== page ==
AFRIN, Syria – Pro-Turkish forces now occupy the town of Jandaris after a day of fierce fighting that saw casualties on both sides. Jandaris is the second largest and most populous town in the canton of Afrin. Only a handful of villages still remain under Kurdish control.
What happened? Not having heavy equipment and artillery for defense, Kurdish formations from the very beginning of operation “Olive branch” could not organize significant resistance to the advancing pro-Turkish forces. Despite the shocking and surprising (especially for Erdogan’s pride) attacks on Turkish positions, in which we saw the destruction a Leopard 2A4, one of the most modern Turkish tanks, and attacks the Turkish military from an elite Kurdish unit, the Kurds quickly lost this Jandaris territory.
Kurdish forces did not prepare standard defenses for the main routes used by the Turkish troops and the insurgent formations that joined them. Instead, they carried guerrilla style attacks on their rear positions, for fear of engaging in major clashes against Turkish backed forces. The situation in Afrin clearly showed the wrongheadedness of the chosen strategy, and the inability of the Kurds to independently organize an effective defense against a numerically superior enemy. Success in the war with ISIS was achieved at the expense of unlimited support of the West as the Kurds were then backed with weapons, ammunition, and instructors. On the battlefield, they were assisted by aviation and foreign special forces.
US made a specific deal with Turkey on this question –
Detachments of the group Jaysh Suvar, part of the “Syrian Democratic Forces” (SDS), had stoped fighting with ISIS in the province of Deir ez Zor and more than 1,000 fighters (numbers from 1200 to 3000 are cited) were sent to the canton of Afrin to help the Kurds and to strengthen their positions in the area of Manbij. According to them, the struggle against Turkey and the pro-Turkish factions is no different from the fight against the ISIS, because between jihadists and Turkish forces for them there is no difference.
Simultaneously, the coalition forces led by United States stated that they will suspend ground operations against the ISIS in the province of Deir ez Zor because of the regrouping of the SDS. Previously, US officials said that if the SDS intervened in Operation Olive Branch in Afrin, they could stop supporting the group.
However, against the so-called “Free Syrian Army” (FSA), which did not have such openly Turkish support in 2014-2016, the Kurds successfully maintained their defenses.
What can we draw from this? We can thus conclude from this that the Turkish army and aviation has played the key role in Turkey’s “Olive Branch” operation, no matter how hard Turkey tries to show that most of the fighting done against the Kurds is carried out by the FSA. In reality, Turkish ground and air forces are the critical game-changing factor.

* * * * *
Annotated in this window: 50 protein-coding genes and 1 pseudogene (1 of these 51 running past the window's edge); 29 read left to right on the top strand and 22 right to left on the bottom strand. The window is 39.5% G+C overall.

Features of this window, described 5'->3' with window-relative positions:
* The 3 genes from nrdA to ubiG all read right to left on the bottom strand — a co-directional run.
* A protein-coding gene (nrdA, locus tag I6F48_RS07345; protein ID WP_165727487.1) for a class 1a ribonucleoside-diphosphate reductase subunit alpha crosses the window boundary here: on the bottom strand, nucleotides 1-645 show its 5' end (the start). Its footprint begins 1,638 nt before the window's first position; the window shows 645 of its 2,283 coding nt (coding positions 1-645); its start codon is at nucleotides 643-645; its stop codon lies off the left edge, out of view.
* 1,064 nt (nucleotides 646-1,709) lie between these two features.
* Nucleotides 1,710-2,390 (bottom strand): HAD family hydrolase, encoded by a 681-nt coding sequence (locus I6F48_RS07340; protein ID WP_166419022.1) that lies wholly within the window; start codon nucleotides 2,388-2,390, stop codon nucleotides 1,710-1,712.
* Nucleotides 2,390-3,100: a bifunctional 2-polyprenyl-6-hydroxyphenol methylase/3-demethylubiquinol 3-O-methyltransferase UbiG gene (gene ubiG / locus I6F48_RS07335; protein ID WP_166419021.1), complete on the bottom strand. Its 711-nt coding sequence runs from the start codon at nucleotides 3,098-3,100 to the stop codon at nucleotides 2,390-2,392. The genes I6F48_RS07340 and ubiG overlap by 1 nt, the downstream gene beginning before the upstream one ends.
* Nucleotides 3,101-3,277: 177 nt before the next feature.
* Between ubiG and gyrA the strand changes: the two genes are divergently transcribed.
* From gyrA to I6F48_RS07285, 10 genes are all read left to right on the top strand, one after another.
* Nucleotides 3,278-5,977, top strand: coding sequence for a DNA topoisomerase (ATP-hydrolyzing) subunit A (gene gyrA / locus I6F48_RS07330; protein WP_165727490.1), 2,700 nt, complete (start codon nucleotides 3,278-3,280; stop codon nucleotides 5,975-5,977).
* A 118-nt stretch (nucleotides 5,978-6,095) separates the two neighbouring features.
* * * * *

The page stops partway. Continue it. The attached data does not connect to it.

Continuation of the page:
Reinforcements from other areas of Syria did not materialize to help Kurds in Afrin. Robust attempts by European politicians to influence Erdogan were also useless. The US did not apparently object to Turkey’s actions either. And after the “Syrian Democratic Forces” (SDF) had sent part of their forces out from province of Deir-ez-Zor to help fight in Afrin weeks ago, they have stopped reinforcing there as the fight is no longer against ISIS.
What all of this shows the interdependence of the Kurds on the US backed SDS, and foreign aid, including guidance and tactical/technical support. Without active force, the SDS coalition led by the United States can not conduct offensive operations against the IS. Moreover, the SDS without support from the coalition from the air, and foreign special forces on the ground, as well, can do little to counter ISIS. And only together they make an effective alliance in the fight against ISIS.
What can we expect next? Kurdish forces are unlikely to radically change the situation. But the war for Afrin is far from over. Though Kurds have lost control of critical territories, they will continue what they know best: guerrilla warfare. The highlands of the Afrin canton will only enable this.
After Ankara states that the “Afrin issue” has been resolved and parts of the Turkish regular troops are withdrawn (or transferred to another region of Syria), Kurdish guerrilla activity will likely become more active. It is unlikely that parts of the Kurdistan Workers’ Party, which are at war with Turkey and are now fighting against it in Afrin, will allow pro-Turkish militants (on which Turkey will control the administration) to quietly move around the canton. The larger question remains, will the Afrin canton, an integral part of the Syrian state, ever again come under the legitimate government of Damascus?